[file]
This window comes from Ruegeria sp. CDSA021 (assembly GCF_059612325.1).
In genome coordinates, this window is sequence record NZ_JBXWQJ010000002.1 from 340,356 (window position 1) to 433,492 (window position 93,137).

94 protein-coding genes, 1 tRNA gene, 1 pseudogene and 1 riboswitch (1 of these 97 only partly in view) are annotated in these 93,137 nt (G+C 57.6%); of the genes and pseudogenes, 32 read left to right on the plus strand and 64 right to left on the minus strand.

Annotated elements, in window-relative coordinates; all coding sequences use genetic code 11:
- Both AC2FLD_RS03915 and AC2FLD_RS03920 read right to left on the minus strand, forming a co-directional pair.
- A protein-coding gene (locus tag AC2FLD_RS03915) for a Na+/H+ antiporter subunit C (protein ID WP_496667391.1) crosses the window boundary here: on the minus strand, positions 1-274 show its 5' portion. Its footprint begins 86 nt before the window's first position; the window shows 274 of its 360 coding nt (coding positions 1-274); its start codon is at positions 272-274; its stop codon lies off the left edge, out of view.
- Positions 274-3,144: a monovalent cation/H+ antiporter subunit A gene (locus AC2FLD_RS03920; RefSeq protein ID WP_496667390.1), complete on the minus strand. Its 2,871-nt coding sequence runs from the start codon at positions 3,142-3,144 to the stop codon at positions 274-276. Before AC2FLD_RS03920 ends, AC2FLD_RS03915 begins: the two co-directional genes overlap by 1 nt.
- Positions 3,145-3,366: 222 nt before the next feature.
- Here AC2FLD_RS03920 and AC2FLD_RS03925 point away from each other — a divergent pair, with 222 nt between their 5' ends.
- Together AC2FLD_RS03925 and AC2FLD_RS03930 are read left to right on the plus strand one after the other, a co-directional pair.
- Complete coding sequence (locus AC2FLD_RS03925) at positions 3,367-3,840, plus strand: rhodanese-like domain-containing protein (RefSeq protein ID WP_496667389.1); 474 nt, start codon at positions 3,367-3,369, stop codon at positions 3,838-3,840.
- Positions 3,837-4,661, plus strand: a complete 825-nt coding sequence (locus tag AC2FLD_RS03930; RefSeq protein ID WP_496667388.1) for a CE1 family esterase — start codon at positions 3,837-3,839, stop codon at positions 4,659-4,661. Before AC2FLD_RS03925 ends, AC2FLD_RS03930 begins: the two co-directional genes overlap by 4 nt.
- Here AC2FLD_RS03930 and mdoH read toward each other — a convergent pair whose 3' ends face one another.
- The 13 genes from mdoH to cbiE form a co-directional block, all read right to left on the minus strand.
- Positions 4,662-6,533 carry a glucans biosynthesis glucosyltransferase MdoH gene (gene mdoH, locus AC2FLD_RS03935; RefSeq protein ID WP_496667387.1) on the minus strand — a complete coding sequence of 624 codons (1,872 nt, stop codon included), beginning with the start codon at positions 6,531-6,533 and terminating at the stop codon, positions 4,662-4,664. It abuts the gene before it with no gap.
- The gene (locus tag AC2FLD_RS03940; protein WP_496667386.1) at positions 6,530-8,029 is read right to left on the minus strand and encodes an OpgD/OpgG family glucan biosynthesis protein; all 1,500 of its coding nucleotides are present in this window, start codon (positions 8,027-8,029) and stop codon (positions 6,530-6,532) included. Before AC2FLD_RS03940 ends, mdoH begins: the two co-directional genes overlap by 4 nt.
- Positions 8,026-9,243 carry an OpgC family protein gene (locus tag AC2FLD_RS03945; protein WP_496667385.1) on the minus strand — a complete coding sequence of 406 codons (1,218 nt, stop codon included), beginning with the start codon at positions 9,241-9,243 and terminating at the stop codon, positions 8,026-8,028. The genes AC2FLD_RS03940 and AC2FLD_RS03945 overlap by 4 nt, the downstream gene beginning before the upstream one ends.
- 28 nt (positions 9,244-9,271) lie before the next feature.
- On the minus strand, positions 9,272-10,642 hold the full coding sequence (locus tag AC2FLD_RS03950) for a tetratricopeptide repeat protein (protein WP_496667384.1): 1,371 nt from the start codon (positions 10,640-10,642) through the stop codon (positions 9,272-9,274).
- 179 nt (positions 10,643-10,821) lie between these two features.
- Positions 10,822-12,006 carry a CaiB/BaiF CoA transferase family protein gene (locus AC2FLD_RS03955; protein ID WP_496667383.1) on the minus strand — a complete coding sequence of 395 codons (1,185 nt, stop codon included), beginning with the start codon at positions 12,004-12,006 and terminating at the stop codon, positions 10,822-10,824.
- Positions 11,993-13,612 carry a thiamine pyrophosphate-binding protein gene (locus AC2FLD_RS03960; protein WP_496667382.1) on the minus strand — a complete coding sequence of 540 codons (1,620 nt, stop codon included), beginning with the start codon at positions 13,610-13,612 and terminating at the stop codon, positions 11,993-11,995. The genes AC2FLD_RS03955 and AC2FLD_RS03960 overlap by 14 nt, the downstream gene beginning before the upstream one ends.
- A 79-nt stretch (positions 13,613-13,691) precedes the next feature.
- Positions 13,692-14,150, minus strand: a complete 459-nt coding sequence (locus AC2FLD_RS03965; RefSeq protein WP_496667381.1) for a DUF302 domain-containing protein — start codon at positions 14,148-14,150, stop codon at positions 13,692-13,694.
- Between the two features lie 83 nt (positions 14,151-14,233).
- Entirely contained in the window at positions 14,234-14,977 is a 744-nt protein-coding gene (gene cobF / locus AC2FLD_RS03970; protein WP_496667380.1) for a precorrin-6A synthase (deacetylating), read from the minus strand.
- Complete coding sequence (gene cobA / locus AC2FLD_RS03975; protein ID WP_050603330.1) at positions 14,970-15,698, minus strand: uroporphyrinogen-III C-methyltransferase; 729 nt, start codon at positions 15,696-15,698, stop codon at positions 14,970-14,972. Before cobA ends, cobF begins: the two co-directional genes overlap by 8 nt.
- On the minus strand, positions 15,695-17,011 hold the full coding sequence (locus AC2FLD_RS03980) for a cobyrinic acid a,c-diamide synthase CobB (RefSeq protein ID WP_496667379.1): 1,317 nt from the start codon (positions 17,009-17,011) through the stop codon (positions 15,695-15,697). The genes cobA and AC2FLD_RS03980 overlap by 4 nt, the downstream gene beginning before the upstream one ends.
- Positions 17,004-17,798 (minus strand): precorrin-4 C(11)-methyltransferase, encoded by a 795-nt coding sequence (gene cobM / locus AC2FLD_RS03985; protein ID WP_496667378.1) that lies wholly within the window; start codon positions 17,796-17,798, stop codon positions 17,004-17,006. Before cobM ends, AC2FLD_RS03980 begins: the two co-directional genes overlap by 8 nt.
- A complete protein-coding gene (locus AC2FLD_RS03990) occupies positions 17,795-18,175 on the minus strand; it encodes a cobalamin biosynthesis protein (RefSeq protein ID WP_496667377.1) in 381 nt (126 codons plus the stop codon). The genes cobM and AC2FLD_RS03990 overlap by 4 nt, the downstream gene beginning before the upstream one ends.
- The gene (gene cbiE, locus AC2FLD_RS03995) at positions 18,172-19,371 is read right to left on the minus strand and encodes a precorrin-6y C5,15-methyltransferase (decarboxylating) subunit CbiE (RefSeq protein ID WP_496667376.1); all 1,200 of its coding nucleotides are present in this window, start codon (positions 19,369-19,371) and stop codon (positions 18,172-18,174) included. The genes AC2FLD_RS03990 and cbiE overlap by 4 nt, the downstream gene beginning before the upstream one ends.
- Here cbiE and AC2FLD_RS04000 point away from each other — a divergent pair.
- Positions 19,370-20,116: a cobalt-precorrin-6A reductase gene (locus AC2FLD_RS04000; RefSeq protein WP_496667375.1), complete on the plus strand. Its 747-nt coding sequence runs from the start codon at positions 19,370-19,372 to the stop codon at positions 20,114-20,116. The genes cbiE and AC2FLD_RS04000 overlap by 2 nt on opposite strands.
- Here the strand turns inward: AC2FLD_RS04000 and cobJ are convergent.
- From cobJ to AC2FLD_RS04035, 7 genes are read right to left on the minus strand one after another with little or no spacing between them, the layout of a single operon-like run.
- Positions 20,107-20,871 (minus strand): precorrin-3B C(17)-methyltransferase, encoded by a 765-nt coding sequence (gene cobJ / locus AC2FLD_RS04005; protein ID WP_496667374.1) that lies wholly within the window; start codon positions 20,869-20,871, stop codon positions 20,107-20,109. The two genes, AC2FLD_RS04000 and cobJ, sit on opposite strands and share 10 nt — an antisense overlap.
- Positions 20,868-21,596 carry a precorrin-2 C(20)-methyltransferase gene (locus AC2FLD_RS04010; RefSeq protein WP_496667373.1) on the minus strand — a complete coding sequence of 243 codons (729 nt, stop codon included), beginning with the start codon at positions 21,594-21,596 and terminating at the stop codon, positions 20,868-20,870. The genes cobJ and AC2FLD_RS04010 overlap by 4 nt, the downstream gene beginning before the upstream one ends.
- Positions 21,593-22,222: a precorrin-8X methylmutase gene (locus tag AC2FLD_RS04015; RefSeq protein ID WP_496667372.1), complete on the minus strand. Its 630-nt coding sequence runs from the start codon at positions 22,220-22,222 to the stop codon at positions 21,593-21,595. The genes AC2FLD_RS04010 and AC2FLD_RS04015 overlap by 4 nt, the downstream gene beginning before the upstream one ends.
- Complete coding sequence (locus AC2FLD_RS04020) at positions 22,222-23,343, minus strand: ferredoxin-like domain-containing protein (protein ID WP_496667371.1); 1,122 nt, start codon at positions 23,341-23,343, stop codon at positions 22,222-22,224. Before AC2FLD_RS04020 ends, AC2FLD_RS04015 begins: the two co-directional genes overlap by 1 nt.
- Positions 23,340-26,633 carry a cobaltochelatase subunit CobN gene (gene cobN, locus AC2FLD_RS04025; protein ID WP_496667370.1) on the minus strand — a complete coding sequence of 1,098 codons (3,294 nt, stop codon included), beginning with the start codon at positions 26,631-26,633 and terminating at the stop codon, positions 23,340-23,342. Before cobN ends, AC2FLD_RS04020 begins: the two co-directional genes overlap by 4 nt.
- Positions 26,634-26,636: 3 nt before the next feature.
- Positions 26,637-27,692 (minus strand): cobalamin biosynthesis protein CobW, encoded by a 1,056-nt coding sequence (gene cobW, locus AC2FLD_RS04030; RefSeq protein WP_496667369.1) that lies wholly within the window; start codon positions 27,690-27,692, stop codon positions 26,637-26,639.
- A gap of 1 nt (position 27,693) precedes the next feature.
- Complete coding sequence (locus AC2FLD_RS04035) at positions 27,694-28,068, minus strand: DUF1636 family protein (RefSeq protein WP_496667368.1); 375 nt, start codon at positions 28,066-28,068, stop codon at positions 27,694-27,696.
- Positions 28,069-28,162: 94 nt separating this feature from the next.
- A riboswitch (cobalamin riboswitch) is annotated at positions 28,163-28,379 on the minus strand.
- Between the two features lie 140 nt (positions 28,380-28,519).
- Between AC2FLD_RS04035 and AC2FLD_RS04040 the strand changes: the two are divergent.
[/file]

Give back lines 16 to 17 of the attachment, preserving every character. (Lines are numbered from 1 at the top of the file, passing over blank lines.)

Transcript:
- The gene (locus tag AC2FLD_RS03940; protein WP_496667386.1) at positions 6,530-8,029 is read right to left on the minus strand and encodes an OpgD/OpgG family glucan biosynthesis protein; all 1,500 of its coding nucleotides are present in this window, start codon (positions 8,027-8,029) and stop codon (positions 6,530-6,532) included. Before AC2FLD_RS03940 ends, mdoH begins: the two co-directional genes overlap by 4 nt.
- Positions 8,026-9,243 carry an OpgC family protein gene (locus tag AC2FLD_RS03945; protein WP_496667385.1) on the minus strand — a complete coding sequence of 406 codons (1,218 nt, stop codon included), beginning with the start codon at positions 9,241-9,243 and terminating at the stop codon, positions 8,026-8,028. The genes AC2FLD_RS03940 and AC2FLD_RS03945 overlap by 4 nt, the downstream gene beginning before the upstream one ends.